The Impact of COVID-19 on Americans’ Attitudes toward China: Does Local Incidence Rate Matter?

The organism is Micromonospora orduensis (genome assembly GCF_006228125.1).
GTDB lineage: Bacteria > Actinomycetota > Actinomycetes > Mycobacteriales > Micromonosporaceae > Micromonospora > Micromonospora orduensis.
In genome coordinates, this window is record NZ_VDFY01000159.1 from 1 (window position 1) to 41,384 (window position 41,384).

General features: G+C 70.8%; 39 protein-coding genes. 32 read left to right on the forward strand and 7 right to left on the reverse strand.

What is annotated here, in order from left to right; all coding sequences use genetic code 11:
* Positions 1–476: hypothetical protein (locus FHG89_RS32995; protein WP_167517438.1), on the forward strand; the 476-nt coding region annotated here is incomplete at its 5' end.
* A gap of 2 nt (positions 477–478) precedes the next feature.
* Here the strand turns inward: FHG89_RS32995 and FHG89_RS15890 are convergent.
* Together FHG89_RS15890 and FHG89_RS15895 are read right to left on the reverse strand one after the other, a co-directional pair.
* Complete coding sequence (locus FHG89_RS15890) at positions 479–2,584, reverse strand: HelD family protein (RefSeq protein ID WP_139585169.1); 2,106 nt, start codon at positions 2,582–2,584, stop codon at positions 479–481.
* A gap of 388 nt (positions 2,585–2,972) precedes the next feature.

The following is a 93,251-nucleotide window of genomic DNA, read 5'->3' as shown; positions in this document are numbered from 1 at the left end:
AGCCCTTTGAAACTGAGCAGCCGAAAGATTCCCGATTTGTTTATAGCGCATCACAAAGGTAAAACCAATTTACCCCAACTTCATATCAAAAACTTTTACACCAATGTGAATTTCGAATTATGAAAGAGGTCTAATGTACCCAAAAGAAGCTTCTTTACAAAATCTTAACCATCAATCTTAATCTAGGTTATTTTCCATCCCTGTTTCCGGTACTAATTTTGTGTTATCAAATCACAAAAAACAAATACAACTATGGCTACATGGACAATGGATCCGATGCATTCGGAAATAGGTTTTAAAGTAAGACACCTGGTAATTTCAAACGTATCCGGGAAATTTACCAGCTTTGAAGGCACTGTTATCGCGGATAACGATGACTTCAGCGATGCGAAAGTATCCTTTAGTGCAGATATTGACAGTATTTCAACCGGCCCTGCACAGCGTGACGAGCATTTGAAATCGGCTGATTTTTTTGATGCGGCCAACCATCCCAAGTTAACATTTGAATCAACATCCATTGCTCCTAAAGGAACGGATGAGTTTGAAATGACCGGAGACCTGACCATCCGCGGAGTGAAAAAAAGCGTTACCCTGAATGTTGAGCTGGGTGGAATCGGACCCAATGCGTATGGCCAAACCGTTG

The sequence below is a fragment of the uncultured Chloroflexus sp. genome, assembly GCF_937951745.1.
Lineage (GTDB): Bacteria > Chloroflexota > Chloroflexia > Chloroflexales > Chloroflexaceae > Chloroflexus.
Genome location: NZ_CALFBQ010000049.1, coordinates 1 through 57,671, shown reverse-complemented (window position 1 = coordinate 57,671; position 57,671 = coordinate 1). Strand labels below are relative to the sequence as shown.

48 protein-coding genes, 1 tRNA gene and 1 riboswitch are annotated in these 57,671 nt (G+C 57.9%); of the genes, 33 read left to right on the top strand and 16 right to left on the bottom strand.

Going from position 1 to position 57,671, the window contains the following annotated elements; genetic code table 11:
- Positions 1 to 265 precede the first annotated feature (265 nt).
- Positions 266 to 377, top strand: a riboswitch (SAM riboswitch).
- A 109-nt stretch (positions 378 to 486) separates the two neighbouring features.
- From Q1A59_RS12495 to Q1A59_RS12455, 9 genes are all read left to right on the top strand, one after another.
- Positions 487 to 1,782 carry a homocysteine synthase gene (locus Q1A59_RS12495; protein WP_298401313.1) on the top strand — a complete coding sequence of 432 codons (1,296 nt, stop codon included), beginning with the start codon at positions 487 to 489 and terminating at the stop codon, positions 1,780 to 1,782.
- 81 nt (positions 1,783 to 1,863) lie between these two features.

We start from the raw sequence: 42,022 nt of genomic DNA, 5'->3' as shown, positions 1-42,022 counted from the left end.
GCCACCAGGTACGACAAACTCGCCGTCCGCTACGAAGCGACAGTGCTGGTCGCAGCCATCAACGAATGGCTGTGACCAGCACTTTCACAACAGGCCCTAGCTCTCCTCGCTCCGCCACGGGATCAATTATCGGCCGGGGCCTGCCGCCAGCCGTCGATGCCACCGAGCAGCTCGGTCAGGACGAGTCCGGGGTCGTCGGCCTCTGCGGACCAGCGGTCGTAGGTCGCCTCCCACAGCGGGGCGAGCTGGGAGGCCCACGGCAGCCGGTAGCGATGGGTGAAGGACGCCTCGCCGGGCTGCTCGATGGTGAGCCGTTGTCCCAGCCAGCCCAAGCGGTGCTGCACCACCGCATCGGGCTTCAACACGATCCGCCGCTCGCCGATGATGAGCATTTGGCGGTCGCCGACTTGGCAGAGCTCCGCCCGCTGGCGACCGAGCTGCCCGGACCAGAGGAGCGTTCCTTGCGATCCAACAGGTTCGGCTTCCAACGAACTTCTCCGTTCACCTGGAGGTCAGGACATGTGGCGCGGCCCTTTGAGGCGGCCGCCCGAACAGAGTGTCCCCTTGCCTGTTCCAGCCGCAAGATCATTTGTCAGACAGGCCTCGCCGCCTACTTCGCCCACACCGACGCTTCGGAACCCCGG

Linking local COVID-19 and population statistics to a U.S.-based survey we recently conducted, we examine the spatial variation in the impact of COVID-19 on Americans’ attitudes toward China. The research strategy capitalizes on differential local COVID-19 incidence rates as varying dosages of COVID-19 impact across local contexts in the United States. Our results reveal negative yet heterogeneous effects of the ongoing COVID-19 pandemic on Americans’ attitudes toward China. We find that greater local exposure to COVID-19 is associated with a lower level of trust in Chinese and a less favorable attitude toward China. These findings lend consistent support to behavioral immune system theory by bridging the literature on contextual variations in public attitudes, with broader implications for U.S.-China relations.